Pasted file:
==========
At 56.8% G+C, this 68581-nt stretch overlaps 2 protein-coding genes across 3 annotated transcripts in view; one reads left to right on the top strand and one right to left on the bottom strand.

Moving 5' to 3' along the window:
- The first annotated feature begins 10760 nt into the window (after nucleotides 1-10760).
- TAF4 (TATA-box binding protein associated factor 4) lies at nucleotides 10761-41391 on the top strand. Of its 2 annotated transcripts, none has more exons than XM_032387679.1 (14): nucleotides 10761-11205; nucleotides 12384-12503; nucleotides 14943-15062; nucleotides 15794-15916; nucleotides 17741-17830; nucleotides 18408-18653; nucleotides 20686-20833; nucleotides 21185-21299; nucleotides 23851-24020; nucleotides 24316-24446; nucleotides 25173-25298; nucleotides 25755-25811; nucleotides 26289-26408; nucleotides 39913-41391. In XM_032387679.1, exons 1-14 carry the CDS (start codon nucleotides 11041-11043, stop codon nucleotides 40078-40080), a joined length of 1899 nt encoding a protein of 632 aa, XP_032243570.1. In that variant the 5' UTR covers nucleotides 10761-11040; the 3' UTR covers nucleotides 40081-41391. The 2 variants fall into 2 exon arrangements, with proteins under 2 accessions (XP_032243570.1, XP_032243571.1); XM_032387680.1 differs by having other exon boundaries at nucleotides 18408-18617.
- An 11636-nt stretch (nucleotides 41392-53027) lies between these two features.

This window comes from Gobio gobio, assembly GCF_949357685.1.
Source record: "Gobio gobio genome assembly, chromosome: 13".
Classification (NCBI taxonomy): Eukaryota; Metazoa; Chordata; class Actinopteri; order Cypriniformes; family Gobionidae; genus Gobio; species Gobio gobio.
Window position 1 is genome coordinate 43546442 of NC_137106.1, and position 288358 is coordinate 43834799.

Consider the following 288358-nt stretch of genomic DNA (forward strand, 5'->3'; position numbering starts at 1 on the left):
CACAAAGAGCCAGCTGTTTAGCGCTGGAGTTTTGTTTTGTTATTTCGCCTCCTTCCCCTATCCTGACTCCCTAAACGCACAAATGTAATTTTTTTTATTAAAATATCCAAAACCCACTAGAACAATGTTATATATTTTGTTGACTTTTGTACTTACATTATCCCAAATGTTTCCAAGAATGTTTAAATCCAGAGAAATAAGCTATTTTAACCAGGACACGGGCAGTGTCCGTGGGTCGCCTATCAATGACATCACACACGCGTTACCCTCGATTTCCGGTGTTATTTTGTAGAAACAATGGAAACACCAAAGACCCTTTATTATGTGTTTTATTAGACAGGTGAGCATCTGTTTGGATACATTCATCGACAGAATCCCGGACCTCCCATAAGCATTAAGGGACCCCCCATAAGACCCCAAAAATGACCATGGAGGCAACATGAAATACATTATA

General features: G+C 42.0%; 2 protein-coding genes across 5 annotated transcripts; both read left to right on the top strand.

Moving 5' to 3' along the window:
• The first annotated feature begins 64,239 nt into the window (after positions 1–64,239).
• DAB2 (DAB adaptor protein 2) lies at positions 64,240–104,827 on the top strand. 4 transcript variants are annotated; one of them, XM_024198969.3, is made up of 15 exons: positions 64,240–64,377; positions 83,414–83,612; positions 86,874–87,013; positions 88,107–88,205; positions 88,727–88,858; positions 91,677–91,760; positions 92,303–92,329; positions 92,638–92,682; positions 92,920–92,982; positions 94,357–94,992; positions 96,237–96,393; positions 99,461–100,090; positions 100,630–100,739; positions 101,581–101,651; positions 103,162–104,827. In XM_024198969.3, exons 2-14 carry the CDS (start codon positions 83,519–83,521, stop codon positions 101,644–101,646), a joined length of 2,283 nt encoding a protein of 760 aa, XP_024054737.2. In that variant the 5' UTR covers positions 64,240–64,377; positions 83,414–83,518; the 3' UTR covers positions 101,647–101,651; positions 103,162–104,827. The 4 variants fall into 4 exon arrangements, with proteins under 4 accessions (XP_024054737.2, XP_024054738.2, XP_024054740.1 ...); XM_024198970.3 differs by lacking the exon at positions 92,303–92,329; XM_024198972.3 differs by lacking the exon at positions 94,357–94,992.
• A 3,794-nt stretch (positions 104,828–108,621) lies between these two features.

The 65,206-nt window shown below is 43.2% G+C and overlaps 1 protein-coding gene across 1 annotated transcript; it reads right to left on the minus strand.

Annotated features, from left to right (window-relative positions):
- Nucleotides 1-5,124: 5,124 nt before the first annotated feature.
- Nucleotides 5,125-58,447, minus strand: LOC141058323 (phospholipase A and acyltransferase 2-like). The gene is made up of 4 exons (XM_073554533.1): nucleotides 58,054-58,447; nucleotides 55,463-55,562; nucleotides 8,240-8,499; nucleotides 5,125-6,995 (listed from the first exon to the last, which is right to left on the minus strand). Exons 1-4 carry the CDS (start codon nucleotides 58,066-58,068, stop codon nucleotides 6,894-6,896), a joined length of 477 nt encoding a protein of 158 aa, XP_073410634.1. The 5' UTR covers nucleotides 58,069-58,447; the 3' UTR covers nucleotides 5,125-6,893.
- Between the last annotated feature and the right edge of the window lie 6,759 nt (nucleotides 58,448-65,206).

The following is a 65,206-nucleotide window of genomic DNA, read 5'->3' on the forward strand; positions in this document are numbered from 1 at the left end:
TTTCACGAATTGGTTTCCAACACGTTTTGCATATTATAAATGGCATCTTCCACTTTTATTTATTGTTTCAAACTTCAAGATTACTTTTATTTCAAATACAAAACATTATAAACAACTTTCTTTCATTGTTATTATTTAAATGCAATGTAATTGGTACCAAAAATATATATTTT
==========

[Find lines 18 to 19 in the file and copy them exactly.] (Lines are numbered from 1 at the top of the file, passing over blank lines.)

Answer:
Annotated features, from left to right (window-relative positions):
- Nucleotides 1-5,124: 5,124 nt before the first annotated feature.